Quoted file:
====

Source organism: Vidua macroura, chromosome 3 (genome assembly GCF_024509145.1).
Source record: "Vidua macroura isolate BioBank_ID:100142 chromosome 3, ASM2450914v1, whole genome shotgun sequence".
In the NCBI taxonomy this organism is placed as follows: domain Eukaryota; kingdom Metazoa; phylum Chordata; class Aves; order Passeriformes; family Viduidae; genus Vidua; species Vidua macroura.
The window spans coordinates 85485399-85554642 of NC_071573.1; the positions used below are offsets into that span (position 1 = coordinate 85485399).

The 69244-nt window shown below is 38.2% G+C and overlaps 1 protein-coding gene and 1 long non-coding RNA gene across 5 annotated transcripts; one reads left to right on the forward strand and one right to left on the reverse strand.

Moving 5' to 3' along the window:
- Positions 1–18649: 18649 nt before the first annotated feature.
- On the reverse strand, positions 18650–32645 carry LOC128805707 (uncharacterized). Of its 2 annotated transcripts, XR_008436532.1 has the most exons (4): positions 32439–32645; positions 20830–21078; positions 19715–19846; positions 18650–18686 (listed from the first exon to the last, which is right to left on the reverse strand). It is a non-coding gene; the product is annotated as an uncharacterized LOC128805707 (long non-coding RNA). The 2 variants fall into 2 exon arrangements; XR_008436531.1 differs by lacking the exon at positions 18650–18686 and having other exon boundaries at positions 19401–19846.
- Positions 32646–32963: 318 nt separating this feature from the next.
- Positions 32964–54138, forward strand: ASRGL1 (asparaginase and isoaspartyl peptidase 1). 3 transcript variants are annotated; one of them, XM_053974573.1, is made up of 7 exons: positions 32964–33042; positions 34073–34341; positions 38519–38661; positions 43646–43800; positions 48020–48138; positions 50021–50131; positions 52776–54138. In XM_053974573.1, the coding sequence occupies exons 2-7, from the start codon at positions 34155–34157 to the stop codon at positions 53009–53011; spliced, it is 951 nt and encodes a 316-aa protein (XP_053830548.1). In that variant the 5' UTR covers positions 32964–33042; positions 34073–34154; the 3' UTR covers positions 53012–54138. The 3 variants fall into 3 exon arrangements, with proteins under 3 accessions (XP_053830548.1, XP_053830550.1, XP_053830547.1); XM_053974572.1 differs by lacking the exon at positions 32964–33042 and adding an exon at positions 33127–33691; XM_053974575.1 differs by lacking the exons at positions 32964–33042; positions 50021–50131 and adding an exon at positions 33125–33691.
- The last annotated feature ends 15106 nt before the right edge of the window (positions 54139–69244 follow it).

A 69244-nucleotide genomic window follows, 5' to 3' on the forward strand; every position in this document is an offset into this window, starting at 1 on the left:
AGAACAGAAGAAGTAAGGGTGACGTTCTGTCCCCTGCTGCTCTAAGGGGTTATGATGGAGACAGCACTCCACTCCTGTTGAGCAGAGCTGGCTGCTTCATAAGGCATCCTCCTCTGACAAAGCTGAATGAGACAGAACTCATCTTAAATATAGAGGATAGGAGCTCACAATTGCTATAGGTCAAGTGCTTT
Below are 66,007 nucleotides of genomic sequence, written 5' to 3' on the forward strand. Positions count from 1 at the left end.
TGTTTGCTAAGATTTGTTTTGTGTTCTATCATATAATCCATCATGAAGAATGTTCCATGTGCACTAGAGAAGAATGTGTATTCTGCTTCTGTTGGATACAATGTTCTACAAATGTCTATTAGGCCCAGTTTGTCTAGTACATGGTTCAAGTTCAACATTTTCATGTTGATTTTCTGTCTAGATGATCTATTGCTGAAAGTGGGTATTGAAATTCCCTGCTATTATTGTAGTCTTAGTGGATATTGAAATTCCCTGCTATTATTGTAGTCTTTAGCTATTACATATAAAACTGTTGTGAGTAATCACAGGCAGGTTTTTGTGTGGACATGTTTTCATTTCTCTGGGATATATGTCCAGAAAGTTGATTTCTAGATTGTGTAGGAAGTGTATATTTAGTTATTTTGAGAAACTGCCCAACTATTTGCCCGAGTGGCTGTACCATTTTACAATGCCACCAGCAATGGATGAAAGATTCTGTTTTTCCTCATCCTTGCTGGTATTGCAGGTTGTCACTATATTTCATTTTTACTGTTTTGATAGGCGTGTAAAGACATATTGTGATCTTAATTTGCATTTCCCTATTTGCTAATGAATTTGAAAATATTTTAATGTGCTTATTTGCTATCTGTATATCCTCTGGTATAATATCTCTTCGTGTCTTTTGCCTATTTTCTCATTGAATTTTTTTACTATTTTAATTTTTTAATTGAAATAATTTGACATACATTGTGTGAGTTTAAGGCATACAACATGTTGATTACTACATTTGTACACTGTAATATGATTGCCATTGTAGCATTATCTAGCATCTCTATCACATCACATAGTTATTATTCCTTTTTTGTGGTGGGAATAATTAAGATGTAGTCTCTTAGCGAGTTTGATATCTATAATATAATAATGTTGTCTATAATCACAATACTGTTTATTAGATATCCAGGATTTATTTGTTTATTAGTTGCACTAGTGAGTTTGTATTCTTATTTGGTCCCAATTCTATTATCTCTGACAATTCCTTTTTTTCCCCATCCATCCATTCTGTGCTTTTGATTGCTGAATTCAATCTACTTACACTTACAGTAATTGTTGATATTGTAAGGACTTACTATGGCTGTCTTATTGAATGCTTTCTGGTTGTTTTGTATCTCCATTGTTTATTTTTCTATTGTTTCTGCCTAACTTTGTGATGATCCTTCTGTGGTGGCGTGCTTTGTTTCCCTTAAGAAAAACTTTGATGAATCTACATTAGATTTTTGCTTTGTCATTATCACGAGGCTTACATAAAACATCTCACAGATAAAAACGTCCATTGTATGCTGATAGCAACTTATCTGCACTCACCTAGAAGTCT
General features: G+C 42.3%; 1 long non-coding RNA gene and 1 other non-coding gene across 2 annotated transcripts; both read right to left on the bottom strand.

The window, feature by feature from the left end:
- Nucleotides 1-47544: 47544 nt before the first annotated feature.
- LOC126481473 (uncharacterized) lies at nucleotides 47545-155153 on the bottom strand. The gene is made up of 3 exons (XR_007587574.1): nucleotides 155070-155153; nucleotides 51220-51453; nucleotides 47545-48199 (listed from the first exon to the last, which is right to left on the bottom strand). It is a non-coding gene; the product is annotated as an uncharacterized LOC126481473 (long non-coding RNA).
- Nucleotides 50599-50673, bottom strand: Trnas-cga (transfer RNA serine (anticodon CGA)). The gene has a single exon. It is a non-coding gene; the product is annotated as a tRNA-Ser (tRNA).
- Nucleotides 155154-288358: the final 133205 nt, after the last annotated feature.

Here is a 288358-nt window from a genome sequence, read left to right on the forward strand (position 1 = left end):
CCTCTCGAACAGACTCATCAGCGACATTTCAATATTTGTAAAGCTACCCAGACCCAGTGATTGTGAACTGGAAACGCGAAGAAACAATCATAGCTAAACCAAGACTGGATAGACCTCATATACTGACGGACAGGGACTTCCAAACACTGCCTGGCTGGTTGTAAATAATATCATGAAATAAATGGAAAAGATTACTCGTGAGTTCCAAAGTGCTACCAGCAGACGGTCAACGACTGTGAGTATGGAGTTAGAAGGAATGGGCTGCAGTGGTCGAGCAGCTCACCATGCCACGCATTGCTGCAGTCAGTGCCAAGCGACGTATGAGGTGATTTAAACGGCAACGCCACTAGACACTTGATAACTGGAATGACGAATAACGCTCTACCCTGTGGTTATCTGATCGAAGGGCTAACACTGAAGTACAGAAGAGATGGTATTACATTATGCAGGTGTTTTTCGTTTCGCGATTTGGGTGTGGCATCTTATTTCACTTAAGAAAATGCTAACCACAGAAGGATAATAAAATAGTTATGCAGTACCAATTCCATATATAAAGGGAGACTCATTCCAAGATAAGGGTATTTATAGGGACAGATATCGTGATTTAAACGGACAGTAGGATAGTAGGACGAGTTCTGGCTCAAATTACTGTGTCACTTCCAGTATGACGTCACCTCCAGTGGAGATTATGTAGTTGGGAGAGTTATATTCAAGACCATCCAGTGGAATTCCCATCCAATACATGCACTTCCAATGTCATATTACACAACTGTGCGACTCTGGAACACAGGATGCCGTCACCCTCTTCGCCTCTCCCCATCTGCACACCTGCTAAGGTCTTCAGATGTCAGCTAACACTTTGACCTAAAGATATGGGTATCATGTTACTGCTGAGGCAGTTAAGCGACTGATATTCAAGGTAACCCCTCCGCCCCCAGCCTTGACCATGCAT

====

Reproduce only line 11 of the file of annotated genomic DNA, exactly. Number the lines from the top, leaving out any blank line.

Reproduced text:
- The last annotated feature ends 15106 nt before the right edge of the window (positions 54139–69244 follow it).